Means-Test Social Security

A Bipartisan Path to Solvency

The current federal budget deficit stands at $1.6 trillion. As disturbing as that is, the real cause for concern lies in the alarmingly unsustainable long-term growth of entitlement spending. The Congressional Budget Office projects that Medicare, Medicaid, and Social Security—by far the largest federal entitlements—will grow from about 10 percent of GDP today to about 16 percent by 2035. Social Security, in particular, is expected to remain solvent—able to pay all legal benefits—only until 2039. The good news is that improving Social Security solvency is a relatively simple problem, and one solution, increasing the progressivity of benefits, could be acceptable to both political parties.

Social Security is an unfunded entitlement: Current workers and employers each pay a 6.2 percent payroll tax on earned income, up to an inflation-adjusted cap—$106,800 in 2010—that is deposited in the Social Security Trust Fund. The Trust Fund, in turn, makes payments to eligible citizens, those who are not working because they are either disabled or retired, the latter of whom must have reached the minimum retirement age (between 65 and 67 years depending on date of birth). Long-term spending is unsustainable because of the aging population resulting from a declining fertility rate and the retirement of the baby boomers; whereas there were 8.6 workers paying taxes for each retiree receiving benefits in 1955, there are now only 3.2, and the Social Security Administration estimates the ratio could drop as low as 2.1 by 2031.

Whereas the solution to out-of-control healthcare spending is extraordinarily complex, the answer to this problem is simple: Congress must either raise taxes or cut benefits, or some combination of the two, and must do so in a way that does not affect current retirees or people soon to retire. All that is needed is for the government to muster the political will. It’s been done before. As Jeremy A. Patashnik ’12 explains in the Harvard Political Review’s “Annual Report of the United States,” Congress passed both a payroll tax increase and a gradual increase in the retirement age in 1983 that put the Trust Fund on its current trajectory.

Whether such compromise is possible in today’s political environment is a different story. Among the proposals President Barack H. Obama’s debt-reduction commission has offered for extending solvency are indexing the retirement age to life expectancy, reducing the rate at which benefits increase to adjust for inflation, and increasing the payroll tax cap. Democratic leaders have already balked at the proposal’s effects on benefits for the middle and lower classes, and Republicans, if the current debate in Congress is any indication, are not about to accept a tax increase.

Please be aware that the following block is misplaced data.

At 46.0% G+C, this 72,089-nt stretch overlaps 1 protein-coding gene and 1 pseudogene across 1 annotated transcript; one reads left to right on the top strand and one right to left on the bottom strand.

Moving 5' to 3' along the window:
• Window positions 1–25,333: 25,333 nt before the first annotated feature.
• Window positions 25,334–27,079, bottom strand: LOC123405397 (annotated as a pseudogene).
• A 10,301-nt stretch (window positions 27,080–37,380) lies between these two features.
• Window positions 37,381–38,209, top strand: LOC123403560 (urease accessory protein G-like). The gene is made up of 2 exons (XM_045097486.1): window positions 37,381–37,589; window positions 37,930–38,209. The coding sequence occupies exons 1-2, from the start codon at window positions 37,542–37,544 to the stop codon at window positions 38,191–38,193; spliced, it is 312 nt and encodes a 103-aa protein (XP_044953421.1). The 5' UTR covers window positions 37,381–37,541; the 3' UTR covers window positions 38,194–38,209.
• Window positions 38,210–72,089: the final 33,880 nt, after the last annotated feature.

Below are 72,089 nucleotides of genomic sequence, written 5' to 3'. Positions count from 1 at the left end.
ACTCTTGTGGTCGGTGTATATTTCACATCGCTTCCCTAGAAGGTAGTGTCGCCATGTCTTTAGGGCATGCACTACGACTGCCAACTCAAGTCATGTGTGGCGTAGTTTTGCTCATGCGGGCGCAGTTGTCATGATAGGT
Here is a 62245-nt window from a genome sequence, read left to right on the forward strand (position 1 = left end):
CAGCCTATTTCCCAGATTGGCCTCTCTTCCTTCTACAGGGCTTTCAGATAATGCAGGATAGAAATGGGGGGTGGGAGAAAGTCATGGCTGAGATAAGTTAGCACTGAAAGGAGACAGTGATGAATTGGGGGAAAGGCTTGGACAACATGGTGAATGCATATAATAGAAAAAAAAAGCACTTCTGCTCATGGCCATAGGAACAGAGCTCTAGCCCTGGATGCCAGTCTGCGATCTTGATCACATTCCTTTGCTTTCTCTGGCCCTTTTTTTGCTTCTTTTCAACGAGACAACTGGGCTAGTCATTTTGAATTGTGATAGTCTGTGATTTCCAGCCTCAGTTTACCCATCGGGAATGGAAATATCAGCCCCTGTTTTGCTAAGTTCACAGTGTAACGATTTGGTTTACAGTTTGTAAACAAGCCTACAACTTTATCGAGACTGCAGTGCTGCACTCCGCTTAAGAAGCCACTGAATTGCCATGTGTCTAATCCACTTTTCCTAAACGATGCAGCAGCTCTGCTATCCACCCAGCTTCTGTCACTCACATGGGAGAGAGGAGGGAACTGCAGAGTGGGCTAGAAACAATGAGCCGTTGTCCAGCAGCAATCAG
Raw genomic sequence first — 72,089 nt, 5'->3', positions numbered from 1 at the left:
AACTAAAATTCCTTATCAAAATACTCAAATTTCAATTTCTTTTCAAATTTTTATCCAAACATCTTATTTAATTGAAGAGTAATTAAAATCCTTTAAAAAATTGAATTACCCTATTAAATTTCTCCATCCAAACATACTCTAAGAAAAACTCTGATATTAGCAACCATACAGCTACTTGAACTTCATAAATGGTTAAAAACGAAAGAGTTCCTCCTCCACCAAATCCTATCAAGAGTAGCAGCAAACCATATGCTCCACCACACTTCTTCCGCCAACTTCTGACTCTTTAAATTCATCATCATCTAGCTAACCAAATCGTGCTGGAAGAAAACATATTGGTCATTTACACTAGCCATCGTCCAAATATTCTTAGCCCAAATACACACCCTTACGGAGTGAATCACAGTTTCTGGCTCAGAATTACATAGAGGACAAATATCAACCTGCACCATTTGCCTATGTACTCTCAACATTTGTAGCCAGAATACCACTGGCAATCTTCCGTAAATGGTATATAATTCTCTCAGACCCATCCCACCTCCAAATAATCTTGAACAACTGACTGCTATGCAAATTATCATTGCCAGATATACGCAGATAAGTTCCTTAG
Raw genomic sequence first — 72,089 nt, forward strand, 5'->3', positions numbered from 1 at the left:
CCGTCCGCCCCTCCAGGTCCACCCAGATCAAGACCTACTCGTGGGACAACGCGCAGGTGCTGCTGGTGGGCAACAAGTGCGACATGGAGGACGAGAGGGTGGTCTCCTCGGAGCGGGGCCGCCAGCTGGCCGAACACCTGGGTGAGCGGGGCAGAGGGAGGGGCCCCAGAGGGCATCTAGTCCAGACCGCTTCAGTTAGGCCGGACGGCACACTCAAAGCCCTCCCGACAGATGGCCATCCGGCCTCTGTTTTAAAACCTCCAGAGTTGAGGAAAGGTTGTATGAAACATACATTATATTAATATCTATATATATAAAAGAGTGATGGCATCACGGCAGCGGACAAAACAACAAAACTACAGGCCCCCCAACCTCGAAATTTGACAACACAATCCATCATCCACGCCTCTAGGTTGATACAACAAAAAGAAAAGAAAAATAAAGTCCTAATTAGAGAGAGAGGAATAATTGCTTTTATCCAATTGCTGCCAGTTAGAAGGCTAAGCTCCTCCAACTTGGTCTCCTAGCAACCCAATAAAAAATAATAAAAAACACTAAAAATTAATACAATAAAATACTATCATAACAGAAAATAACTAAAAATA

But there is one aspect of the plan, reducing benefits for the wealthy, that might draw support from both sides. The size of a monthly payment to a beneficiary is called the “primary insurance amount” and is based on what is called the “average indexed monthly earnings,” the beneficiary’s average monthly wage during the highest 35 years of earnings on which he paid payroll taxes.The PIA is 90 percent of the first $761 of the AIME, plus 32 percent of the AIME between $761 and $4,586, plus 15 percent of the AIME above $4,586. Benefits, in other words, are progressive: Low-income people receive a greater fraction of their AIME than high-income people.

The debt commission proposes reducing benefits by increasing the progressivity of the benefit formula. Gradually reducing the PIAs for the wealthier half of Social Security beneficiaries along the lines of the Commission’s recommendations would eliminate 45 percent of the Trust Fund shortfall over 75 years. The CBO released an analysis of a similar proposal that would reduce the top two PIA factors by one-third for new beneficiaries beginning in 2017, which would extend the Trust Fund exhaustion date beyond 75 years from now. Scheduled benefits would fall by 24 percent for high-income earners and just three percent for low-income earners.

The beauty of improving solvency by cutting benefits for people with high incomes is that it satisfies the ideological requirements of both political parties. For one thing, it complies with both parties’ moral philosophies: Democrats believe the wealthy should sacrifice to balance the budget, and Republicans oppose government redistribution to people who are capable of providing for themselves. It would also minimize economic impact from the perspective of both the liberal and conservative schools of thought: Keynesians would be pleased that it reduces payments to those least likely to spend the money, and supply-siders could note that it downsizes the government and would not impact incentives as severely as the proposed tax increase.

One should hasten to add that while the plan the CBO analyzed would dramatically extend solvency, it is not “sustainably solvent” since outlays would increase more rapidly than revenues after implementation. Permanent sustainability might require more extreme cuts in benefits to the wealthy, or the combination of this strategy with one or more others. That said, the longer we wait to make needed reforms, the more we will eventually have to either raise taxes or cut benefits. Whatever approach it takes, Congress needs to act sooner rather than later. Cutting benefits for those who don’t need them might be a good place to start.

Peyton R. Miller ’12 is a government concentrator in Winthrop House. His column appears on alternate Wednesdays.

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